"The disturbance of self-regard is absent in mourning, but otherwise the features are the same … loss of interest in the outside world … loss of capacity to adopt any new object of love … turning away from any activity that is not connected with thoughts of [the one you love]."

The way melancholia (or hopelessness) shakes up your self-esteem does not have to be a part of grief. And, in fact, loss of self-esteem (even self-hate) makes mourning harder.


Freud clarifies, "In mourning, it is the world which has become poor and empty; in melancholia, it is the ego itself … [that feels] worthless, incapable of any achievement" and full of self-reproach.

What is behind these self-reproaches? They occur in any situation of grief when you feel you could have been a better wife, husband, sister, brother, friend, or lover.

The ways you internally rebuke yourself are no doubt overblown. Your loss has probably stirred up very early disappointments in love.

Maybe you've always distrusted love's security due to childhood trauma, neglect, or abandonment. And this recent loss seems like the "proof" that you'll always be left, no matter what you do.


This loss of self-respect can occur to an even larger degree in situations where you’ve been jilted or experienced unrequited love. It’s easy to fall into a sense of humiliation, believing there is something wrong with you.

And that's the reason you weren’t loved. You might even tell yourself, you’re just unlovable.

Feeling unlovable is often a reflection of early trauma that left you with doubts about your worth.

Often, too, the anger you feel towards yourself, is actually anger at the person that left you or hurt you long ago. But, you can’t let yourself feel it, and you've turned it towards yourself.

That's part of depression, too.

The Way To Get Through Grief

Remembering is a way out of hopelessness. Going through the good memories of what you had and lost helps you know they now live inside you.


In grief, you’ll remember who the two of you were. You can bring back the memories not only of who you were then but of who you are. In those memories, you’ll find yourself again.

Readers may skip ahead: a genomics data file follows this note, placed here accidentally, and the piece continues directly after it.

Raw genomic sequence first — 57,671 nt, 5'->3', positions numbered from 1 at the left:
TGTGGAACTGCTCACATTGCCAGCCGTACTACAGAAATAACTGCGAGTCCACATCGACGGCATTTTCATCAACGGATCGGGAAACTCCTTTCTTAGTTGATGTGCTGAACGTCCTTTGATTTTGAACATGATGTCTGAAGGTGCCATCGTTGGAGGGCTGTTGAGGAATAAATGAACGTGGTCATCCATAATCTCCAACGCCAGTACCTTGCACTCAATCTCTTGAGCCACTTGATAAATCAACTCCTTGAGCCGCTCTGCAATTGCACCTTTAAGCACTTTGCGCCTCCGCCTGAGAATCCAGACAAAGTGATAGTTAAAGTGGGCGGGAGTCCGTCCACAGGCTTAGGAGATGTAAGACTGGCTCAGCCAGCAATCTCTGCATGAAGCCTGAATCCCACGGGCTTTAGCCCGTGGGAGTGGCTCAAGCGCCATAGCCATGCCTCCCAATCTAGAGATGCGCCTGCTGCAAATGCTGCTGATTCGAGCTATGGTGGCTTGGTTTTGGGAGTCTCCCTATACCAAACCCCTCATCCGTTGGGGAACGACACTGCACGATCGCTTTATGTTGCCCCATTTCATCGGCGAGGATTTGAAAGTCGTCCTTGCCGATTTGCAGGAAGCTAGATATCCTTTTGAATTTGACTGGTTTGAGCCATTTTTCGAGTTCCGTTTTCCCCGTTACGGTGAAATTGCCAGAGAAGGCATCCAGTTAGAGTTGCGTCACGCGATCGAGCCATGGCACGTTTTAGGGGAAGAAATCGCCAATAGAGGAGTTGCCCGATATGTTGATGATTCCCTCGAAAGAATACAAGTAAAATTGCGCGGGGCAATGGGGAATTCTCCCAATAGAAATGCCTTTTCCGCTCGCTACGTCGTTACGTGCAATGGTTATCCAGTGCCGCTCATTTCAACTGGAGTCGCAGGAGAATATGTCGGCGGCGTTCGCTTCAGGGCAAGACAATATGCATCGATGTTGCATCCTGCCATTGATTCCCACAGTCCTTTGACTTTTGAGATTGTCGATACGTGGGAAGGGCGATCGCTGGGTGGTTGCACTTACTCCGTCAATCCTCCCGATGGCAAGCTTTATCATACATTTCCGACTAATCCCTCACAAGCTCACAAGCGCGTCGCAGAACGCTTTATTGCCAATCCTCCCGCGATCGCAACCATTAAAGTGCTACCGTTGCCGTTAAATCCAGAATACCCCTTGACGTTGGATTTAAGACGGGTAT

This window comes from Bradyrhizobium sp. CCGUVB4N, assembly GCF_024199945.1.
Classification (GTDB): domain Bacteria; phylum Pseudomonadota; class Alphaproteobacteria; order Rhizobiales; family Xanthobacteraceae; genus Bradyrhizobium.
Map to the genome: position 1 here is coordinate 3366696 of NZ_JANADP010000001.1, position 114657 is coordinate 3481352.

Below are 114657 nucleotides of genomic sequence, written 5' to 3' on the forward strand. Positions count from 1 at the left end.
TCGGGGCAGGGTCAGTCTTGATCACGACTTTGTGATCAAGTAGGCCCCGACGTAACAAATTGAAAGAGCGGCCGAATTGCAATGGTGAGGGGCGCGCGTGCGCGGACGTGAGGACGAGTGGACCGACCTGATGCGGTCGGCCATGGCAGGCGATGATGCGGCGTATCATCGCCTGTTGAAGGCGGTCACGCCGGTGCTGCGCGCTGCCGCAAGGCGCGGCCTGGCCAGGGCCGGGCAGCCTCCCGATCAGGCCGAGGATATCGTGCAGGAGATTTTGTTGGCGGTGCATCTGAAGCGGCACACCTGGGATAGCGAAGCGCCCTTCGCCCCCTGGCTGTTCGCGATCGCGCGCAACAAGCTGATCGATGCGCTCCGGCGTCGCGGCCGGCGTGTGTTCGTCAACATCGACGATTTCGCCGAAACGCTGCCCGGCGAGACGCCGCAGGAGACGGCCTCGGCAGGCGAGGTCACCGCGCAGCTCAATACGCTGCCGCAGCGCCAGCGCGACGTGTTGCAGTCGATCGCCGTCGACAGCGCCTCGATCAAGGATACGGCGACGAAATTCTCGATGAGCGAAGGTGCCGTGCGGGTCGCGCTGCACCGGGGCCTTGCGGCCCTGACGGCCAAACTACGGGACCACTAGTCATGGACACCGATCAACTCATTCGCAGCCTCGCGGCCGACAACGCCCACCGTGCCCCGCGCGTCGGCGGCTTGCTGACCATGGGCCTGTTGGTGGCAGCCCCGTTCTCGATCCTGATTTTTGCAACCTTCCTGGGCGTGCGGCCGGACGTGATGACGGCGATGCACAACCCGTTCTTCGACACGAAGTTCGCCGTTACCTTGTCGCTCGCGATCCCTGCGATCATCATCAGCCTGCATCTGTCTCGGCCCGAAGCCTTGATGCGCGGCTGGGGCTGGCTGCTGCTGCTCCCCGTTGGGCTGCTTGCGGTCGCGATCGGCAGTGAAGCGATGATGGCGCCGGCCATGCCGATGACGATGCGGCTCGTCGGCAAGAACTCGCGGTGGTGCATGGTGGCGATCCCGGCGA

If your grief is for a love that hurt you, that very act of remembering can bring you back to your goodness once again. It will also help you know what you don’t want to repeat. And to commit yourself to finding what you need.

As you allow yourself your tears and missing those moments you remember, they’ll give you the fuel you need to take them into your future.


There is a future. When you hold your memories of love inside you, of your capacity to love and be lovable, you’ll have the hope and resources to move on.

If you’ve been disappointed in love, remembering what is good in you, and what you want, can give you resolve and hope to create a different future.

Moving Into Your Future

Go through your memories one by one, piece by piece as they emerge. Look over old albums. Talk to loved ones and friends. Write in a journal. Record your dreams.

Remember the dreams that did come true. Hold on to what you had, keep it inside. Cry as much as you need to. It takes some time to get to the other side of grief. 


But, if you continue to be stuck in hopelessness, psychotherapy is the best option.

Therapy can help you get through the old traumas in love, your regrets, and self-reproaches. You'll learn to hold on to what was good and strengthen your self-worth.

You'll feel better in time. It's not impossible to re-light your hope in life and in love. 

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Dr. Sandra Cohen is a Los Angeles-based psychologist and psychoanalyst. She specializes in treating childhood trauma, persistent depressive states, and all types of anxiety. For more information, visit her website.